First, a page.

As per the request of one of the DanceNet readers, here are copies of the past ramblings of the DanceNet Webmaster.
Just heard that the deadline for the discount for Beantown Lindy Hop Camp is coming up! What are you waiting for? A local lindy hop camp that you can drive to? Less than an hour from Boston?
I've always liked this event because the event encourages people to mingle and talk off the dance floor so you don't feel like being rushed into a three-minute dance and then good-bye. I tried to sit at different tables for the meals so I would meet different people.
I don't go to many dance weekends much these days, but I definitely make it a point to get to this one. I'll probably also pop in during the week's events just to remind people that I'm alive. I hope to see everyone there.
While I was in line, someone accidentally cut in ahead of me, but I wasn't in the mood to make a big deal out of it. When it was my turn at the counter, the cashier had to run around trying to find a MOD (manager on duty) and took a long time to get around to helping me. When she was able to finally help me, she apologized for the delay.
I told her that I had much better things to be grumpy about and that she shouldn't worry about it.
I must have made her day because she gave me the biggest smile after I said that.
Some of you who own cars that have been paid off (no more car loans) will see that you're getting a "free" car as long as you keep using that paid off car.
Likewise, I can see how many of you keep using your older computers because you haven't been brainwashed into updating your computer with every new generation and you've saved a lot of money by not buying all the latest stuff.
Well, I applaud this sort of self-control (which I don't necessarily have). However, at some point, like an old car, your computer will go beyond obsolete. At some point, it's going to be more costly to maintain it; it's going to be harder to find upgrades to those computers (try upgrading your 8Meg SIMMs). A lot of software won't run on those old computers (and old operating systems). For many of my friends, it's a lot of my time for *me* to fix those old computers (and I might just start charging for it, too).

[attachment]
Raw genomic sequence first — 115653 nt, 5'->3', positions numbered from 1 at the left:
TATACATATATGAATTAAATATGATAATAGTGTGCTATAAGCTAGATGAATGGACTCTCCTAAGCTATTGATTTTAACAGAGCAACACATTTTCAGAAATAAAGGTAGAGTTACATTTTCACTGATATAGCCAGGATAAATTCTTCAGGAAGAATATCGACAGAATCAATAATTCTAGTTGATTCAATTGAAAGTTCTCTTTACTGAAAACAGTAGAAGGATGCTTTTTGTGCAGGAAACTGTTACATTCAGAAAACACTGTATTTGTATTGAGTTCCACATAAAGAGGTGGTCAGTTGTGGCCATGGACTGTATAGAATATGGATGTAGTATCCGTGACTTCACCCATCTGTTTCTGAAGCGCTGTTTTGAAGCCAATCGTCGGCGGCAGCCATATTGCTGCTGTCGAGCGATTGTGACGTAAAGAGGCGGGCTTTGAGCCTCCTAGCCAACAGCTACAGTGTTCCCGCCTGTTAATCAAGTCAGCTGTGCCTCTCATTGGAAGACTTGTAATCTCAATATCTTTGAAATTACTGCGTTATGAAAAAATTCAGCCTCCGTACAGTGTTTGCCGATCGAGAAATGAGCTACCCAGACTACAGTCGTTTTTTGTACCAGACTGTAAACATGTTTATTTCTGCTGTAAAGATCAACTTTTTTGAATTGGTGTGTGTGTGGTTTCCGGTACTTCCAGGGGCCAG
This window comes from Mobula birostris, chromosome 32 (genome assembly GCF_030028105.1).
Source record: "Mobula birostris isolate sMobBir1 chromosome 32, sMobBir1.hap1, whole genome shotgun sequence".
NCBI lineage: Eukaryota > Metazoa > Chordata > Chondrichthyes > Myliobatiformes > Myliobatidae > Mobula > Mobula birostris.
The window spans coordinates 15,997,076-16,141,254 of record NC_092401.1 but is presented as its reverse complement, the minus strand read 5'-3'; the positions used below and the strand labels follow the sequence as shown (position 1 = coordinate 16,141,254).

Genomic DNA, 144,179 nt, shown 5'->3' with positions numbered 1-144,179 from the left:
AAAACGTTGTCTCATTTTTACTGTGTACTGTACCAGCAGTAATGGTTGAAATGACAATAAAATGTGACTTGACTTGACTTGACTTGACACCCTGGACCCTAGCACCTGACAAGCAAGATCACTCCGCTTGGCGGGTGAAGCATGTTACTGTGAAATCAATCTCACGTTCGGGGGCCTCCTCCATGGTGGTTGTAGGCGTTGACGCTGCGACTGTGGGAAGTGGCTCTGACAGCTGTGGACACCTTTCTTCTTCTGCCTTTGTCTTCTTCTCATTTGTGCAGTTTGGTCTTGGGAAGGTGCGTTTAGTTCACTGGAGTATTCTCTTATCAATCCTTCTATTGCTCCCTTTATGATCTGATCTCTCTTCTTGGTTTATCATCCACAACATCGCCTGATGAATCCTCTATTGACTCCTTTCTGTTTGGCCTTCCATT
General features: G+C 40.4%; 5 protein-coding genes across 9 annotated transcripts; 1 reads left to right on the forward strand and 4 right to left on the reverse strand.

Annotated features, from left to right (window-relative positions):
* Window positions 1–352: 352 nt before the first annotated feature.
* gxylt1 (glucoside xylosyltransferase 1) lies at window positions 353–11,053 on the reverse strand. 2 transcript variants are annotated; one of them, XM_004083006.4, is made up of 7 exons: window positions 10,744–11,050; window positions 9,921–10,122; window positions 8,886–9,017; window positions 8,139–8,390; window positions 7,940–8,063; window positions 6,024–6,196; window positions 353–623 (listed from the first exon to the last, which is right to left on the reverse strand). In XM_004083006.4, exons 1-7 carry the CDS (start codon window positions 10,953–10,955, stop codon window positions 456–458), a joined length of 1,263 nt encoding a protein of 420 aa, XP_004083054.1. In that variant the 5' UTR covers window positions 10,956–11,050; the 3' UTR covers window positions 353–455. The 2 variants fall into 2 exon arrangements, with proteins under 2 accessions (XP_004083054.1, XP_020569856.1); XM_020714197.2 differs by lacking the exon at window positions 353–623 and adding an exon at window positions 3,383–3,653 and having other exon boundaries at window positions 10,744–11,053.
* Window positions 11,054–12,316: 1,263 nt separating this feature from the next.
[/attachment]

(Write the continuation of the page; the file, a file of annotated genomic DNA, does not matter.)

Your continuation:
With the money not spent for upgrades over the years, it seems to be a bargain to go out and buy a new computer *now*. Faster CPU's and memory have made an incredible improvement. Boxes have become smaller with more things crammed into them. I remember my original 486DX33 box with 8Meg of RAM cost me about $2400 back in 1992. I just helped a friend buy a Pentium 4 2.66GHz machine for $500 and that included 512Meg of RAM, WinXP *Pro*, and shipping. It's almost painful to see what I had back then compared to what I have now and what else I *could* have.
I recognize that some of you don't need more than basic email and web browsing, which is one of the reasons why I haven't moved much beyond the HTML 2.0 standard. And while some of you might be better off not being able to get HTML mail, many websites will not work with the older webbrowsers. At some point, you'll have to come to grips with the fact that your computer has outlived its useful life. Your time is too important and life is too short to have to sit around while your computer churns its way through trivial tasks. Get a newer computer and get on with your life.
As a naturalized US citizen I was appalled at this. I try to get to every election since I was old enough to vote, only missing one local election because I was away.
My friend commented on the number of people who voted one way and are now regretting their choices made in 2000 [having made what they felt was the wrong choice anyways]. She also commented on how her one vote wouldn't really matter.
Considering how many votes disallowed due to dubious accusations of impropriety, I indicated that the election of 2000 demonstrated how one person's vote *does* matter. I told her that I felt that everyone needed to let the government know how the people felt and she did that with her vote. Each vote is needed to let the elected officials know whether the people had given them a mandate or if plenty of the voters were equally divided on the many important issues.
I think that every US citizen has a *duty* to go forth on Election Day and cast their vote and their voice into the political process. Voting is serious way used to indicate satisfaction or disastifaction with the previous four years. Voting tells our elected officials know what we, the people, want them to do. Many people living here don't have that voice in our political system because they not citizens.
However, noting that I'm writing this on Memorial Day, May 31, 2004, I can't help but reflect on the millions of soldiers from the United States and other countries who died 60 years ago to ensure that we, as Americans, had the freedom and right to vote for our choices to lead this country. If all those people hadn't made the ultimate sacrifice for their country, their people, and their principles, we might never have had the freedom to choose this country's destiny.
In this light, I think that each and everyone of you has a *responsibility* to vote in November, and in every election in which you are qualified to vote in. Let us remember these fallen heroes and make sure their sacrifices were not in vain.